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View Full Version : the failure of pay-to-play subscription services

2003-12-10, 03:28
Subscription pay-to-play services such as iTunes (http://www.apple.com/itunes/) and Napster (http://www.napster.com/) have been commonly referred to as a legal alternative to peer-to-peer.

There are two things wrong in these assumptions. The first one is that peer-to-peer filesharing is illegal. This has not been proven by the large amount of civil lawsuits filed by the RIAA against users. Rather it attests to the unfairness of a legal system, which allows well-financed groups to intimidate individuals through the power of frivolous lawsuits. Consumer Reports magazine was sued by Isuzu for writing a bad review of one of their cars. Ford sued the domain owner of fordreallysucks.com because they found the domain name to be disparaging of their corporate name. Microsoft is now in the process of suing Lindows because they find its name is too similar to their own. The intentions of these lawsuits are not for the reasons the various corporations would officially admit to. The real reasons they file these frivolous lawsuits are to punish, intimidate, and wear down their opponents. They are well-financed and are able to afford the time and cost of lawyers. The RIAA has done the same thing to hundreds of common people for the same reason. The mass amount of legal action has given the misinformed public the perception that p2p filesharing is actually illegal.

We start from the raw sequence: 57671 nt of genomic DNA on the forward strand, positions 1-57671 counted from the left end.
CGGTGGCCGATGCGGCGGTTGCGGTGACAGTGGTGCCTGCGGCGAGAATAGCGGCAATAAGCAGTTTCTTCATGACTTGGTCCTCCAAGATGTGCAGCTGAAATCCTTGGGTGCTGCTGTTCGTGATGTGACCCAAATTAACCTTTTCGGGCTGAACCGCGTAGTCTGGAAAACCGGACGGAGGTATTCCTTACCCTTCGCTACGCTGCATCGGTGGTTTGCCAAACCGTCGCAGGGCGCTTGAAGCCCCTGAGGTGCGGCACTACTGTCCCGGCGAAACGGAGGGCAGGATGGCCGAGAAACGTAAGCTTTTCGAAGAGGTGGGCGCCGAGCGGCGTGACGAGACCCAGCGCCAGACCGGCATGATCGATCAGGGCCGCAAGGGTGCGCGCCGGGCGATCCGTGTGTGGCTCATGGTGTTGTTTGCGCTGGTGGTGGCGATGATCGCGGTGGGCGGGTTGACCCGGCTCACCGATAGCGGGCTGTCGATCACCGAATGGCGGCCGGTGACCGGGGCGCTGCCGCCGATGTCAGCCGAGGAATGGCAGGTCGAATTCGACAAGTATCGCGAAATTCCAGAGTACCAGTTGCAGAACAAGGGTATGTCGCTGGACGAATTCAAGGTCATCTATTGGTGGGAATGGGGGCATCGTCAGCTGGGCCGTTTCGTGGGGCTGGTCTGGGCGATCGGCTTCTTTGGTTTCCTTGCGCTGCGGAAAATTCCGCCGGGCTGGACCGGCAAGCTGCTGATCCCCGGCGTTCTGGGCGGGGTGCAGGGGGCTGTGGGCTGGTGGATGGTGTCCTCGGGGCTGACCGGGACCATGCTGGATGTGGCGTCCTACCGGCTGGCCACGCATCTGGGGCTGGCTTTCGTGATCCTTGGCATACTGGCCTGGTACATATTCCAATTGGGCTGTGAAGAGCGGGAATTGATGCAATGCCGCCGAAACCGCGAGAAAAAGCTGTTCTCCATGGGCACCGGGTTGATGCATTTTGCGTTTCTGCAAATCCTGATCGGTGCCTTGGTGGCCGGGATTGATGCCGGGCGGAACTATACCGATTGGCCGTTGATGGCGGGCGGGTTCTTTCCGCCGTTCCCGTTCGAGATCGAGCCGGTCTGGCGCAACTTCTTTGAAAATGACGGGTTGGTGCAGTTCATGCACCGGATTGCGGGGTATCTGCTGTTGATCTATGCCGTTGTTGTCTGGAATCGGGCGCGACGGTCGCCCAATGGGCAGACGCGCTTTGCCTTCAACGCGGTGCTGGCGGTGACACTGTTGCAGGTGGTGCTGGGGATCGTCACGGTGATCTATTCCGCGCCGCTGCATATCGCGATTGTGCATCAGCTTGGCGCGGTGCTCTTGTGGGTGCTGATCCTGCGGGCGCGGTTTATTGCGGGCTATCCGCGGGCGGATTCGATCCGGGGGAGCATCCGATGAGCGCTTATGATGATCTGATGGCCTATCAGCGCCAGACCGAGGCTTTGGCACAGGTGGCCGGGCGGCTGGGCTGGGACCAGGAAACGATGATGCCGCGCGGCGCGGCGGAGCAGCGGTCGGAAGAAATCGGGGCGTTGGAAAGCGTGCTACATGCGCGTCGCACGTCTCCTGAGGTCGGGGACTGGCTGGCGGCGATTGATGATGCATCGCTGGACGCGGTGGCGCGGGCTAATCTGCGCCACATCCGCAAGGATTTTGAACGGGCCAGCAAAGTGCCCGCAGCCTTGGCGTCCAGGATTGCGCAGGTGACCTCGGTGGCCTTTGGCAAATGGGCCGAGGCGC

If peer-to-peer filesharing is deemed illegal, then those very laws will have no more weight or moral relevance than laws banning alcohol during a Prohibition period.

The second misconception is that pay-to-play subscription services can replace peer-to-peer. They are actually not comparable because in the former, the downloads occur from a centralized server. In the latter version, the downloads occur from another user. This allows for any content to be found. The amount of material is more varied on peer-to-peer, because signed, unsigned, official, unofficial, and remix versions all are available.

Another disparity between subscription services and peer-to-peer is the file format used. The popular subscription services are using files which are subject to Digital Rights Management, with aac files in iTunes and wma files in Napster. Users are restricted from fully using their DRM-controlled files. In peer-to-peer networks, the popular file format is the mp3, and allows the users full freedom of their files. Not only that, but users can get higher quality of music from peer-to-peer networks. The formats the subscription services sell are on the poor end of quality, despite their claim that it is "CD quality".

The typical prices of these subscription services are $1 per song downloaded, and $10 for a whole album. Their prices are outrageous, and most people would rather buy a real CD than to get a collection of DRM files on their computer. Their prices do not reflect their costs, as it costs them close to nothing to have people download files from them. Yet they refuse to lower their prices because they claim that they need to give money to the artists. Actually, artists only get about 12% of revenue of sales.

Even if pay-to-play services were absolutely free, they would still be lousy compared to peer-to-peer, which they claim they are competing with.

The only reason pay-to-play subscription services have worked so far, is due to a mixture of ignorance and fear on the part of the public. We do not rejoice when these pay-to-play services succeed. Instead we see it as mass failure and mass extortion.